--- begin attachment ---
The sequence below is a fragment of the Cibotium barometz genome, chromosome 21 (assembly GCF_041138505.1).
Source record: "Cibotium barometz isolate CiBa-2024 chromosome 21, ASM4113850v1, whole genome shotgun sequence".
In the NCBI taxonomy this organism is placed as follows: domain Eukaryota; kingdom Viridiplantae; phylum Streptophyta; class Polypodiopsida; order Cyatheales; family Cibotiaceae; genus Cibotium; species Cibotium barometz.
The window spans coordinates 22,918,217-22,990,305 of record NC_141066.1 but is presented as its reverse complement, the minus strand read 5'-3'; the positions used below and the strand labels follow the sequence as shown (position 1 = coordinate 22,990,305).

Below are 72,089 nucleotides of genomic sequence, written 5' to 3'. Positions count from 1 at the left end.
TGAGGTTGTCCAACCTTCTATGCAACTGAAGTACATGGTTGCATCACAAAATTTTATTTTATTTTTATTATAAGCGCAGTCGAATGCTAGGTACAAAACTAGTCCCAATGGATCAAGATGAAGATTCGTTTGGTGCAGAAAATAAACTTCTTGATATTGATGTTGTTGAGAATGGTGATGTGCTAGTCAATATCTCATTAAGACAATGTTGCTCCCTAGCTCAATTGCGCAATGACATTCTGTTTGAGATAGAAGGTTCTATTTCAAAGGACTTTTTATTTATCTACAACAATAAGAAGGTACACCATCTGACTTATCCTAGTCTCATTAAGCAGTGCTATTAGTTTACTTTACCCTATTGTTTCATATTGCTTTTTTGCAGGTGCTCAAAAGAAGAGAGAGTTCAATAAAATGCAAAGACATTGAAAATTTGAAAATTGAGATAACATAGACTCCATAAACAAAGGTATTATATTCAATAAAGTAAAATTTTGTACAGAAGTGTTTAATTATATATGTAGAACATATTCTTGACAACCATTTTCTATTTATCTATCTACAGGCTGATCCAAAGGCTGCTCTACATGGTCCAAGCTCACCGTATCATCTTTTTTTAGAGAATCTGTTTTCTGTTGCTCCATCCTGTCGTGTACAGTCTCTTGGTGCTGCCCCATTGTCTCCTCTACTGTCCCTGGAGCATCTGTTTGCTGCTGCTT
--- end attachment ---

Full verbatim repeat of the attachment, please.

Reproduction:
The sequence below is a fragment of the Cibotium barometz genome, chromosome 21 (assembly GCF_041138505.1).
Source record: "Cibotium barometz isolate CiBa-2024 chromosome 21, ASM4113850v1, whole genome shotgun sequence".
In the NCBI taxonomy this organism is placed as follows: domain Eukaryota; kingdom Viridiplantae; phylum Streptophyta; class Polypodiopsida; order Cyatheales; family Cibotiaceae; genus Cibotium; species Cibotium barometz.
The window spans coordinates 22,918,217-22,990,305 of record NC_141066.1 but is presented as its reverse complement, the minus strand read 5'-3'; the positions used below and the strand labels follow the sequence as shown (position 1 = coordinate 22,990,305).

Below are 72,089 nucleotides of genomic sequence, written 5' to 3'. Positions count from 1 at the left end.
TGAGGTTGTCCAACCTTCTATGCAACTGAAGTACATGGTTGCATCACAAAATTTTATTTTATTTTTATTATAAGCGCAGTCGAATGCTAGGTACAAAACTAGTCCCAATGGATCAAGATGAAGATTCGTTTGGTGCAGAAAATAAACTTCTTGATATTGATGTTGTTGAGAATGGTGATGTGCTAGTCAATATCTCATTAAGACAATGTTGCTCCCTAGCTCAATTGCGCAATGACATTCTGTTTGAGATAGAAGGTTCTATTTCAAAGGACTTTTTATTTATCTACAACAATAAGAAGGTACACCATCTGACTTATCCTAGTCTCATTAAGCAGTGCTATTAGTTTACTTTACCCTATTGTTTCATATTGCTTTTTTGCAGGTGCTCAAAAGAAGAGAGAGTTCAATAAAATGCAAAGACATTGAAAATTTGAAAATTGAGATAACATAGACTCCATAAACAAAGGTATTATATTCAATAAAGTAAAATTTTGTACAGAAGTGTTTAATTATATATGTAGAACATATTCTTGACAACCATTTTCTATTTATCTATCTACAGGCTGATCCAAAGGCTGCTCTACATGGTCCAAGCTCACCGTATCATCTTTTTTTAGAGAATCTGTTTTCTGTTGCTCCATCCTGTCGTGTACAGTCTCTTGGTGCTGCCCCATTGTCTCCTCTACTGTCCCTGGAGCATCTGTTTGCTGCTGCTT